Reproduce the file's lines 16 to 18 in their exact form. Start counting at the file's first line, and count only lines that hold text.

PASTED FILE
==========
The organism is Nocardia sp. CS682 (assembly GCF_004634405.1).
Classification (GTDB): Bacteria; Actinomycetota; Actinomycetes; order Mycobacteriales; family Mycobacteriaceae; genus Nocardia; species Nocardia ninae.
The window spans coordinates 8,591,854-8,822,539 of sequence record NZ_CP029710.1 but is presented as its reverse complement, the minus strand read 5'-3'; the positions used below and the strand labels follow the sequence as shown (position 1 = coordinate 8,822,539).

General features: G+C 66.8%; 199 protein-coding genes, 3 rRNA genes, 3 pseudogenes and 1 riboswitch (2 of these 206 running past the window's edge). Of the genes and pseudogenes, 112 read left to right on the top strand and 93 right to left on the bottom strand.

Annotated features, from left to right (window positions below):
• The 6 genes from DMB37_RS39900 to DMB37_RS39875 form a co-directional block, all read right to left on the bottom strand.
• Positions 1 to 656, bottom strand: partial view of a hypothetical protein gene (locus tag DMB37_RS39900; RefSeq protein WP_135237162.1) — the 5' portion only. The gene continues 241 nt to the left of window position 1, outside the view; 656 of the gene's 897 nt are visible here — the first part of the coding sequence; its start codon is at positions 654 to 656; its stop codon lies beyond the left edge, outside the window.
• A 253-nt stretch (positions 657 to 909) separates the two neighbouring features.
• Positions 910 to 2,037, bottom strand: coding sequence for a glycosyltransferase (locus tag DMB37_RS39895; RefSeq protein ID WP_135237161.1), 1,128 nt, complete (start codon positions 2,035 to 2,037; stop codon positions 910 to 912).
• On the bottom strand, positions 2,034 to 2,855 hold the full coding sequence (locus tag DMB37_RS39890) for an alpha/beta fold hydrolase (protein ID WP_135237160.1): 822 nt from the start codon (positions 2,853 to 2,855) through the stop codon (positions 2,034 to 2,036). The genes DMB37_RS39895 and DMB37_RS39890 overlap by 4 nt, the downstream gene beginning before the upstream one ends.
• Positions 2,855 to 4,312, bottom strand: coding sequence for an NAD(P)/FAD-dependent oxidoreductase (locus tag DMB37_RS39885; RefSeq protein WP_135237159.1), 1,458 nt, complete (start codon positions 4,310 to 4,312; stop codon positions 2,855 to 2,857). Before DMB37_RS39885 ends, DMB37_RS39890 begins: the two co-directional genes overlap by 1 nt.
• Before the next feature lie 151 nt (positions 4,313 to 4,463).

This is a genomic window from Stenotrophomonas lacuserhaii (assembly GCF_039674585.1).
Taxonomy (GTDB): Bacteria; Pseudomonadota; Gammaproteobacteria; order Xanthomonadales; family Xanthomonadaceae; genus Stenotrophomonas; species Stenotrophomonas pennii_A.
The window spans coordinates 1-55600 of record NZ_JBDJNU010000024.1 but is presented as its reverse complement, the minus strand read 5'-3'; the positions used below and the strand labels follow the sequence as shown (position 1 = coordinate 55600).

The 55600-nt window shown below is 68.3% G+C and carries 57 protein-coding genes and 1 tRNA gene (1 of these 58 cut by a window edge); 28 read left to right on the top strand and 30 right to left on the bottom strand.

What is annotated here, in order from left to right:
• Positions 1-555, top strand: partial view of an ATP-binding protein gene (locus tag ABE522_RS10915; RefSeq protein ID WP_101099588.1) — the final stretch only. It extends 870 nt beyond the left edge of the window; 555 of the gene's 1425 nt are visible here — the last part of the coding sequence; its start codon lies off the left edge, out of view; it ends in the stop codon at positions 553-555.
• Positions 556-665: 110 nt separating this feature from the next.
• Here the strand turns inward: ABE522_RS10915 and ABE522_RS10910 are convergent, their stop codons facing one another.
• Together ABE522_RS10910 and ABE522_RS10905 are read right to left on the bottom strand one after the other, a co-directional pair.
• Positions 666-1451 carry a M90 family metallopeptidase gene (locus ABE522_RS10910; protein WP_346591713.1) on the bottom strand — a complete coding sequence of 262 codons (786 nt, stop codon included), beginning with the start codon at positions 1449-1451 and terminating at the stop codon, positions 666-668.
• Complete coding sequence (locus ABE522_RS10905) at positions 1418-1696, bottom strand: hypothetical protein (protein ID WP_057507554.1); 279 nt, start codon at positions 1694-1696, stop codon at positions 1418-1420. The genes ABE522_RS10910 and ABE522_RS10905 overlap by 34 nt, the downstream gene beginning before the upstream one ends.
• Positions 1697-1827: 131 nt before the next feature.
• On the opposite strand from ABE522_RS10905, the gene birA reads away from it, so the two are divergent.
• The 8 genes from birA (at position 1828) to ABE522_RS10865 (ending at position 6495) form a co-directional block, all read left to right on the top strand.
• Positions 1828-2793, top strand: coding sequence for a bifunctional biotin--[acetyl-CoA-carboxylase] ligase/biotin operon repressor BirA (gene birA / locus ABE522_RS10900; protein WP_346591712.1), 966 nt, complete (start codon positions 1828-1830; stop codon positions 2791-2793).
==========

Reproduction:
The 55600-nt window shown below is 68.3% G+C and carries 57 protein-coding genes and 1 tRNA gene (1 of these 58 cut by a window edge); 28 read left to right on the top strand and 30 right to left on the bottom strand.

What is annotated here, in order from left to right:
• Positions 1-555, top strand: partial view of an ATP-binding protein gene (locus tag ABE522_RS10915; RefSeq protein ID WP_101099588.1) — the final stretch only. It extends 870 nt beyond the left edge of the window; 555 of the gene's 1425 nt are visible here — the last part of the coding sequence; its start codon lies off the left edge, out of view; it ends in the stop codon at positions 553-555.